It warrants mention that in any activity all three energy systems are utilized though one may dominate. The interplay of these systems can be complex, yet a simple examination of the characteristics of aerobic vs. anaerobic training can prove useful.
Aerobic training benefits cardiovascular function and decreases body fat. This is certainly of significant benefit. Aerobic conditioning allows us to engage in moderate/low power output for extended period of time. This is valuable for many sports. Athletes engaging in excessive aerobic training witness decreases in muscle mass, strength, speed, and power. It is not uncommon to find marathoners with a vertical leap of several inches and a bench press well below average for most athletes. Aerobic activity has a pronounced tendency to decrease anaerobic capacity. This does not bode well for athletes or the individual interested in total conditioning or optimal health.
Anaerobic activity also benefits cardiovascular function and decreases body fat. Anaerobic activity is unique in its capacity to dramatically improve power, speed, strength, and muscle mass. Anaerobic conditioning allows us to exert tremendous forces over a very brief time. Perhaps the aspect of anaerobic conditioning that bears greatest consideration is that anaerobic conditioning will not adversely affect aerobic capacity! In fact, properly structured, anaerobic activity can be used to develop a very high level of aerobic fitness without the muscle wasting consistent with high volume aerobic exercise!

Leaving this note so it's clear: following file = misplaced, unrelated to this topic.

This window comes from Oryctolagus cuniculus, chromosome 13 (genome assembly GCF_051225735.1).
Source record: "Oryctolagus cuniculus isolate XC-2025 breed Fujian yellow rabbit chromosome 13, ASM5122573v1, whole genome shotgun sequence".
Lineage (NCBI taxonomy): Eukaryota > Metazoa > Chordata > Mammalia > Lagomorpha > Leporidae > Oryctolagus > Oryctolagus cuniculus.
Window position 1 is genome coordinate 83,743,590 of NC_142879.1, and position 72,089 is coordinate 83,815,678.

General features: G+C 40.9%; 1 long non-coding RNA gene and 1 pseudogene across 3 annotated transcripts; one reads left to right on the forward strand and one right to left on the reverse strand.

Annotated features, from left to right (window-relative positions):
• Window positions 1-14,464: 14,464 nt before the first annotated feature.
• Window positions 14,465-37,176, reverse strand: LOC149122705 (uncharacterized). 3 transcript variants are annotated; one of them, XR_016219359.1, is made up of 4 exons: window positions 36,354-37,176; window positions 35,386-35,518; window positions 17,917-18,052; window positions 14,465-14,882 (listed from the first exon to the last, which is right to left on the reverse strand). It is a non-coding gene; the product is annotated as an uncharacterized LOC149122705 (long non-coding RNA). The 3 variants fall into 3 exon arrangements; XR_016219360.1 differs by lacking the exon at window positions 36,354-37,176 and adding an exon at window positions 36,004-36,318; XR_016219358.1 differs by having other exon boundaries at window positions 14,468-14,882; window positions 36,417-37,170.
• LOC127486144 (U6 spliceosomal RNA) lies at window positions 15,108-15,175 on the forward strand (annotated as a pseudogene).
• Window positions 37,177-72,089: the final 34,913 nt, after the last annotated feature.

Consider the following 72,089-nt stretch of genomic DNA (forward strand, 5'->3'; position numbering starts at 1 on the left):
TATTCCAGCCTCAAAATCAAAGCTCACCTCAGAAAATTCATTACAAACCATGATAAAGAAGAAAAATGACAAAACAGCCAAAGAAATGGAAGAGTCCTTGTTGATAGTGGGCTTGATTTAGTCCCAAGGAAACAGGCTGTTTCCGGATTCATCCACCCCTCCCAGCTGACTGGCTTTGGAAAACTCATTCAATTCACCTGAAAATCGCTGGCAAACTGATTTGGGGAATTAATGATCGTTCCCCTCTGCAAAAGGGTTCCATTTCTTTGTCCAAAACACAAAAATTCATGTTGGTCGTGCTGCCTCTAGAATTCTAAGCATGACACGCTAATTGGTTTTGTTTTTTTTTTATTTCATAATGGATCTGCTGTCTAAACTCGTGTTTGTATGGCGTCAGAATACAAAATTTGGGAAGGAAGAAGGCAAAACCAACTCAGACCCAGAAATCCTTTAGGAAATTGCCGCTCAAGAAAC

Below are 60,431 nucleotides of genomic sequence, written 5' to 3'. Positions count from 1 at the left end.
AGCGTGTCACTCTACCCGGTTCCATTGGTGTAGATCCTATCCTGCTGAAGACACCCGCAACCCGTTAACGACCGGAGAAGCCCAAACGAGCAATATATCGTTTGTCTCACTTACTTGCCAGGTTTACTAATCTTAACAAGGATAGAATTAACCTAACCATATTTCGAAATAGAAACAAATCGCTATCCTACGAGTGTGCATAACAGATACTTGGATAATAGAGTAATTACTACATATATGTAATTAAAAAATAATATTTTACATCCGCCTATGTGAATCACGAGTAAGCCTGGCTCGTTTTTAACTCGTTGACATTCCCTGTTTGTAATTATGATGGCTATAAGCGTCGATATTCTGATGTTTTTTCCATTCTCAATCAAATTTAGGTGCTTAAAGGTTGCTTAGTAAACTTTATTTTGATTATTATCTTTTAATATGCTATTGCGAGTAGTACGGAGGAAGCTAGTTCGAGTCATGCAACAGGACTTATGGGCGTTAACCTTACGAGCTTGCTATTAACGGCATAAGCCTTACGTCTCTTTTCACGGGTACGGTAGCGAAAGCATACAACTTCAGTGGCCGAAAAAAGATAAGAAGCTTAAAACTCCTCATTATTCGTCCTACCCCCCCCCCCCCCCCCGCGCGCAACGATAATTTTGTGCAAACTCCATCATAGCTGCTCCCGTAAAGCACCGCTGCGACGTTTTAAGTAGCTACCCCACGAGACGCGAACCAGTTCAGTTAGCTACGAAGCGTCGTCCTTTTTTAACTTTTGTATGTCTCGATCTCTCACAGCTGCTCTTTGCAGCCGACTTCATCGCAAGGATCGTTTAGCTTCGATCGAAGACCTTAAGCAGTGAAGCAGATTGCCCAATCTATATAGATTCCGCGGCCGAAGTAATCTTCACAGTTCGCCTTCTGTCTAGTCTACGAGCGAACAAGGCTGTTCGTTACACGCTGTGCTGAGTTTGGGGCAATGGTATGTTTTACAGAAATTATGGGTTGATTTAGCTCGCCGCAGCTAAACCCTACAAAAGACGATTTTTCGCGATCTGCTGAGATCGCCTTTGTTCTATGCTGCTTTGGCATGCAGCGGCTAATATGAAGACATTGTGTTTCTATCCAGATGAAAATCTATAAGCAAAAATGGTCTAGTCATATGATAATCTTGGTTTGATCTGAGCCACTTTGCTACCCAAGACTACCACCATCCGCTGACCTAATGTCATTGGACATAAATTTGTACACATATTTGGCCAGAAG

Basketball, football, gymnastics, boxing, track and field events under one mile, soccer, swimming events under 400 yards, volleyball, wrestling, and weightlifting are all sports that require the majority of training time spent in anaerobic activity. Long distance and ultra-endurance running, cross-country skiing, and 1500+ yard swimming are all sports that require aerobic training at levels that produce results unacceptable to other athletes or individuals concerned with total conditioning or optimal health.
The CrossFit approach is to judiciously balance anaerobic and aerobic exercise in a manner that is consistent with the athlete’s goals. Our exercise prescriptions adhere to proper specificity, progression, variation, and recovery to optimize adaptations.
The Olympic Lifts, a.k.a., Weightlifting
There are two Olympic lifts, the clean and jerk and the snatch. Mastery of these lifts develops the squat, deadlift, power clean, and split jerk while integrating them into a single movement of unequaled value in all of strength and conditioning. The Olympic lifters are without a doubt the world’s strongest athletes.
These lifts train athletes to effectively activate more muscle fibers more rapidly than through any other modality of training. The explosiveness that results from this training is of vital necessity to every sport.
Practicing the Olympic lifts teaches one to apply force to muscle groups in proper sequence, i.e., from the center of the body to its extremities (core to extremity). Learning this vital technical lesson benefits all athletes who need to impart force to another person or object as is commonly required in nearly all sports.
In addition to learning to impart explosive forces, the clean and jerk and snatch condition the body to receive such forces from another moving body both safely and effectively.